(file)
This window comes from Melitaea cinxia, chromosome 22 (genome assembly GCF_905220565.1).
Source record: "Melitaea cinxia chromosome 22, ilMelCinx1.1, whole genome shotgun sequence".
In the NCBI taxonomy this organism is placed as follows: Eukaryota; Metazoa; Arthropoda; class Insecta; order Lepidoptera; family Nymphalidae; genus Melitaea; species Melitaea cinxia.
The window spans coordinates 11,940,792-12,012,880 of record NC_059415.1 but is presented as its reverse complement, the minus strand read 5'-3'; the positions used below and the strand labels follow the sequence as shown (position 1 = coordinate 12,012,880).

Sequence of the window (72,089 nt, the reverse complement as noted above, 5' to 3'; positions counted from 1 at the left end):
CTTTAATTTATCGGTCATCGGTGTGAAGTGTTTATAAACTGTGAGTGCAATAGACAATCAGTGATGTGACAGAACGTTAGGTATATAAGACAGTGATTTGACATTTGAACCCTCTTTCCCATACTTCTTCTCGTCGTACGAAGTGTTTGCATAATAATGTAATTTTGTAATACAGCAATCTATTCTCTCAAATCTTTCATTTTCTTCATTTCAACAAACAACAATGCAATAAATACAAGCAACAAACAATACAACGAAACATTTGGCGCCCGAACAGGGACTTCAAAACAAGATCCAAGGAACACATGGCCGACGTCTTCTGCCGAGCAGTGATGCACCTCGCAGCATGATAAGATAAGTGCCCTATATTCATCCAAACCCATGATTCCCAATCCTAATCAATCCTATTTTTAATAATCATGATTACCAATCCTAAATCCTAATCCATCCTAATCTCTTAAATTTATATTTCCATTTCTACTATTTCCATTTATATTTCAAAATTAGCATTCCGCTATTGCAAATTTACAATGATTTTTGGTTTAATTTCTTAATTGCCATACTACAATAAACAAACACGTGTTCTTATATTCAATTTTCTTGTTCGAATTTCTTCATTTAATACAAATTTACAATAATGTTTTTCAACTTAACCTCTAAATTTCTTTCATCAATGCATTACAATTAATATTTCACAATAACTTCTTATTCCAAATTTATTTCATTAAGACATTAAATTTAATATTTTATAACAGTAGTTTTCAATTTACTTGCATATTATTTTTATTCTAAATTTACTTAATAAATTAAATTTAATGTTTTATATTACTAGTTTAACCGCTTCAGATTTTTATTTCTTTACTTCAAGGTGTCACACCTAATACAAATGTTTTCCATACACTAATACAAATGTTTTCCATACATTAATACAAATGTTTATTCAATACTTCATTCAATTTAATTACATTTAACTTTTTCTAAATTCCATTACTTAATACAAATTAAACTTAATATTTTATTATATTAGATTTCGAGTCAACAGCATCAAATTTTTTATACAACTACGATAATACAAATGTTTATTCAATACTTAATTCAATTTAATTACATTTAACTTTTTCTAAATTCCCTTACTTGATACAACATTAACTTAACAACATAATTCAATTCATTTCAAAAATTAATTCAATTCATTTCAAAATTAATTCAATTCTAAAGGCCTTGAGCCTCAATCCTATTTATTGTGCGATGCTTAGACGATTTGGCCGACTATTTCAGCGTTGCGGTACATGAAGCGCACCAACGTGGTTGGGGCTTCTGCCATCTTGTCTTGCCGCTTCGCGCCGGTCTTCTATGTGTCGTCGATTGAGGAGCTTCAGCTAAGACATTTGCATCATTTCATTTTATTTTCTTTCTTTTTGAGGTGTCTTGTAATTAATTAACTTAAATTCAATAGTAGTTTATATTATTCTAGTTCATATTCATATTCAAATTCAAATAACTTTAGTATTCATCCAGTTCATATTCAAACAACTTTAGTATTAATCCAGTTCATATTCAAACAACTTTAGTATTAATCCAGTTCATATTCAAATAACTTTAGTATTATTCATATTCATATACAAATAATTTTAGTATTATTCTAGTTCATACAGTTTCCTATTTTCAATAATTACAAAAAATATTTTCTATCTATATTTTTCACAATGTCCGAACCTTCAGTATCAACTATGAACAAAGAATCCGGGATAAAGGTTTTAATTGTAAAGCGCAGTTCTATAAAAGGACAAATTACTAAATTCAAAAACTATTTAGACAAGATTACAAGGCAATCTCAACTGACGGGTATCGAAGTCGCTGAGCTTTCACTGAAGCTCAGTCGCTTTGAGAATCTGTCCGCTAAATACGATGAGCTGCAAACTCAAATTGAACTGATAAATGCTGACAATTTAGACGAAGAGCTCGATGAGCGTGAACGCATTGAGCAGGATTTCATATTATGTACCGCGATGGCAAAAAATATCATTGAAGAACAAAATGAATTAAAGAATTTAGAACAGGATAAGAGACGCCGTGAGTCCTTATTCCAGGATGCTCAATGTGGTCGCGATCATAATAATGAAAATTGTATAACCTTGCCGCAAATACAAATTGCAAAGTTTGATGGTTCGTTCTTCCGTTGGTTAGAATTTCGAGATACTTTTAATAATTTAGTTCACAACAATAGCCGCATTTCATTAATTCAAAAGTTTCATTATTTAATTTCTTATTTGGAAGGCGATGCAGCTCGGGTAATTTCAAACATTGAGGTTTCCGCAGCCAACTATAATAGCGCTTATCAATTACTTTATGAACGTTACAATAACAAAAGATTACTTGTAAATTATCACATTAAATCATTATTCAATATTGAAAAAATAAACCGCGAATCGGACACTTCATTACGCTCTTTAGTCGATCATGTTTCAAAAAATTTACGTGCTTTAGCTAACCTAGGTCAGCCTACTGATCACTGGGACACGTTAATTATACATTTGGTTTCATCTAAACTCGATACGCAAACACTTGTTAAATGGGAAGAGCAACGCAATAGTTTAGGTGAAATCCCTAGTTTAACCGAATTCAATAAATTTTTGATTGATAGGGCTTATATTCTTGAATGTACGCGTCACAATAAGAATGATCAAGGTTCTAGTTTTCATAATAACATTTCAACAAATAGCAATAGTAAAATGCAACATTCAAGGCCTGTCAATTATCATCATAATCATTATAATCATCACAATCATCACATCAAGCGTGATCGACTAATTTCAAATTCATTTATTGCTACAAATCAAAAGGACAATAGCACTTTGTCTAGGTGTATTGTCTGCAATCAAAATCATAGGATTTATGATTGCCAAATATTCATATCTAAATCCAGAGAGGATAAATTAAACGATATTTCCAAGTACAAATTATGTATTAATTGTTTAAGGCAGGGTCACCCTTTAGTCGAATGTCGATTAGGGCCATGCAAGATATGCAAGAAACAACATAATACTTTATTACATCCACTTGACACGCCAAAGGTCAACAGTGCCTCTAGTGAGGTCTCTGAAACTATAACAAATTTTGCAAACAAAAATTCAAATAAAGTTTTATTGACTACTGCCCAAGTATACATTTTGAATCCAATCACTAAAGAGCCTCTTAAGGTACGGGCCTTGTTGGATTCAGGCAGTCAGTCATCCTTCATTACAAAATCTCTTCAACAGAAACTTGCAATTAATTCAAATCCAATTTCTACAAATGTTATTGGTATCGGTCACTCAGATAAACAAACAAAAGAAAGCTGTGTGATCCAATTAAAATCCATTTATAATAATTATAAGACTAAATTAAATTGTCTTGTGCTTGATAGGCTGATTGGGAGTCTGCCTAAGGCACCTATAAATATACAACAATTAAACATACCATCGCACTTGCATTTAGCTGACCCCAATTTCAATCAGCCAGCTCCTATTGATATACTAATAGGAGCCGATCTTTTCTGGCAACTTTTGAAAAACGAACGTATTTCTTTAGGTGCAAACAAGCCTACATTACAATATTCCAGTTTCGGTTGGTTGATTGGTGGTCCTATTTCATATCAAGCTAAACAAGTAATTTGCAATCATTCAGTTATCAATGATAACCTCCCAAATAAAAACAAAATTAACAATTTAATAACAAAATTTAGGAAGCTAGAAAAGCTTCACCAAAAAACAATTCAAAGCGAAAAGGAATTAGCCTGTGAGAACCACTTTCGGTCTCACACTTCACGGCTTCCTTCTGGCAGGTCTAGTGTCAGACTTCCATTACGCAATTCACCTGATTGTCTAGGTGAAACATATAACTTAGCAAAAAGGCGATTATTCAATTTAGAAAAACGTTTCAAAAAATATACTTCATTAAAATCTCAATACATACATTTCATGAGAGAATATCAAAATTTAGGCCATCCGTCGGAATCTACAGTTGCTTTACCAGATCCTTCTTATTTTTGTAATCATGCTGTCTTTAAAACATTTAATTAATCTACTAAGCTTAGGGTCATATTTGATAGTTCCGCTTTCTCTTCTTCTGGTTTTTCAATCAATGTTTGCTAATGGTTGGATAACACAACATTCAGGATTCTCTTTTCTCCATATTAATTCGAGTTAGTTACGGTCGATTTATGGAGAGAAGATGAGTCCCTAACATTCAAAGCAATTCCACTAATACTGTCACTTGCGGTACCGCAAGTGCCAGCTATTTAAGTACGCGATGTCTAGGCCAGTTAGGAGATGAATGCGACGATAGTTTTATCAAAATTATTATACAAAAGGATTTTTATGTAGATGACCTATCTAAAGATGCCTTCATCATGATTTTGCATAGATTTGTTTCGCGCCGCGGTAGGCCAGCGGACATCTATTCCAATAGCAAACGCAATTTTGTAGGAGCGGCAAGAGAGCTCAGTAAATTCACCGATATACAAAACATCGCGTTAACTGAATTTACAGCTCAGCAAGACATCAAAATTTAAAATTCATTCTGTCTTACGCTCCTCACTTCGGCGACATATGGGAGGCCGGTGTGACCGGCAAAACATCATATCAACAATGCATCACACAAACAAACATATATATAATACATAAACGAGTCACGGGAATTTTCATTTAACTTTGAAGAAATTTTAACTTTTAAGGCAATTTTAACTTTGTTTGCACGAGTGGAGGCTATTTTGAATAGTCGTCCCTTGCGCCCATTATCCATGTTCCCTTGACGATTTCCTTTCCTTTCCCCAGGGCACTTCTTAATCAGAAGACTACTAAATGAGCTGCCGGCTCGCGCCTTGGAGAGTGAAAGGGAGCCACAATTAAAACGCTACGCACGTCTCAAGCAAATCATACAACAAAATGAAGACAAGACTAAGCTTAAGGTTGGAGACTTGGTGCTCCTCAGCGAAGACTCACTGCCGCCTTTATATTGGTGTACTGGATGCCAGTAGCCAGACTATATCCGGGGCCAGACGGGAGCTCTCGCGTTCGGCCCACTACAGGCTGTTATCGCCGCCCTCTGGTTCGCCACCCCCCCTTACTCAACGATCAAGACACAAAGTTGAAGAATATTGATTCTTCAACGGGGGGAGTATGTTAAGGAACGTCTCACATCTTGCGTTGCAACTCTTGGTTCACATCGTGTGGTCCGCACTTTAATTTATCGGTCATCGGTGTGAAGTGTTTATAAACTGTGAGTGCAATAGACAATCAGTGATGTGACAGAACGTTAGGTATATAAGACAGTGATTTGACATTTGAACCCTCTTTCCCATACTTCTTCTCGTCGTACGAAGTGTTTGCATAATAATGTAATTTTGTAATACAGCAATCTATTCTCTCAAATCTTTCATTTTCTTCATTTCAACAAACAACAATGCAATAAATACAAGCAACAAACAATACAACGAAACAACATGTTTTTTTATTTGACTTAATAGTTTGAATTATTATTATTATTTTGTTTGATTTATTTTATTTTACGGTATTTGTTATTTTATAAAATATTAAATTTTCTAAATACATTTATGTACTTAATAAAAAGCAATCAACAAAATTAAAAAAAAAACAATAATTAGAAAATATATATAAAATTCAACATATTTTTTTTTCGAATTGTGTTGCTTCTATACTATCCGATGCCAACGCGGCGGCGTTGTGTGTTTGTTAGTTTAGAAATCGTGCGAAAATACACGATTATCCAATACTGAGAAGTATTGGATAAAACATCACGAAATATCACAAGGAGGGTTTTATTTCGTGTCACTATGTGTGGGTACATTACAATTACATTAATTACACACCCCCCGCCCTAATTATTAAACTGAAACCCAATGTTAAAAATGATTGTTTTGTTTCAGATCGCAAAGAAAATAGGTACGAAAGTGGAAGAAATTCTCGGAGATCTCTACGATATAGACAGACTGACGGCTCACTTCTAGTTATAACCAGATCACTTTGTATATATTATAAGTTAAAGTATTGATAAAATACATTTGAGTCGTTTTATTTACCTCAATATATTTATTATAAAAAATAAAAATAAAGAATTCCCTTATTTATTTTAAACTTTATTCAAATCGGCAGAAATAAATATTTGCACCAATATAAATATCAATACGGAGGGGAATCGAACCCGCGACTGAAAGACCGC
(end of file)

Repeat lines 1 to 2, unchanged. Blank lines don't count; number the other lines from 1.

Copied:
This window comes from Melitaea cinxia, chromosome 22 (genome assembly GCF_905220565.1).
Source record: "Melitaea cinxia chromosome 22, ilMelCinx1.1, whole genome shotgun sequence".